Apart from its subject matter, The Picture Gallery is replete with art historical references. The painting’s title immediately suggests to the viewer that we are witnessing a painting of a painting—a theme famously taken up by artists such as Diego Velázquez in Las Meninas, 1656. In the present work, a landscape painting hangs to the left of the sitter, and an eerily-empty frame hovers to the right—perhaps a reference to vanitas paintings of the 17th century Dutch still-life genre. Moreover, Condo cites Édouard Manet’s In the Conservatory, 1879, as his primary source inspiration for the present work. While the final painting bears only certain resemblances to his forbearer’s masterpiece—the lady’s buttoned-up dress, far-off gaze, and seated pose—a smaller, preparatory oil by Condo suggests the artist went through several iterations of this subject before painting The Picture Gallery.

    While Condo readily acknowledges these European masters’ influence on his work, he is anything but an epigon. His paintings are just as much about the subversion of art historical precedence as they are about honoring it, and The Picture Gallery is no exception. An exquisite melding of past and present, realism and psychological abstraction, The Picture Gallery is exemplary of Condo’s continual investigations into portraiture and its emotive powers, in which he has crowned the female protagonist as his ultimate leitmotif.

  • Artist Biography

    George Condo


    Picasso once said, "Good artists borrow, great artists steal." Indeed, American artist George Condo frequently cites Picasso as an explicit source in his contemporary cubist compositions and joyous use of paint. Condo is known for neo-Modernist compositions staked in wit and the grotesque, which draw the eye into a highly imaginary world.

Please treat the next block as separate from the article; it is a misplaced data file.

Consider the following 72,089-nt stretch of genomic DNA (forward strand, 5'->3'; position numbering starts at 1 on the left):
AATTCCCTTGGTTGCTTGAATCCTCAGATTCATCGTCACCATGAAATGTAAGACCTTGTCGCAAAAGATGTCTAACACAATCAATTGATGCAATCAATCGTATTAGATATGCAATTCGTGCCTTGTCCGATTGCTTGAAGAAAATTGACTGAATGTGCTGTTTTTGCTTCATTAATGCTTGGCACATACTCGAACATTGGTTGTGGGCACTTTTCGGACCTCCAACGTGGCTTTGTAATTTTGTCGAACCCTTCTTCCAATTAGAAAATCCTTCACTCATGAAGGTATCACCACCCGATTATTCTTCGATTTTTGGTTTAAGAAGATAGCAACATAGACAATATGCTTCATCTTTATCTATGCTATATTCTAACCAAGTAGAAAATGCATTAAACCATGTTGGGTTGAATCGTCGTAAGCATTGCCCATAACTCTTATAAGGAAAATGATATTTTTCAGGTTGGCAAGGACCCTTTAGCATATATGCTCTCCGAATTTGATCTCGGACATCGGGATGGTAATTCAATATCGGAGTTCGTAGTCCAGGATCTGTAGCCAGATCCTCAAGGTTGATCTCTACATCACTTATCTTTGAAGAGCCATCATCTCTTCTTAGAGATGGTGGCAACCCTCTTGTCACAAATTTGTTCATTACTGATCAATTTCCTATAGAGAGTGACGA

Condo came up in the New York art world at a time when art favored brazen innuendo and shock. Student to Warhol, best friend to Basquiat and collaborator with William S. Burroughs, Condo tracked a different path. He was drawn to the endless inquiries posed by the aesthetics and formal considerations of Caravaggio, Rembrandt and the Old Masters.

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A Discerning Vision Property from an Important Private Collection


The Picture Gallery

signed and dated "Condo 2002" on the reverse
oil on canvas
60 x 56 in. (152.4 x 142.2 cm.)
Painted in 2002.

$700,000 - 1,000,000 

Sold for $920,000

Contact Specialist
Rebekah Bowling
Head of Day Sale, Afternoon Session
New York
+ 1 212 940 1250

20th C. & Contemporary Art Day Sale, Afternoon Session

New York Auction 13 November 2019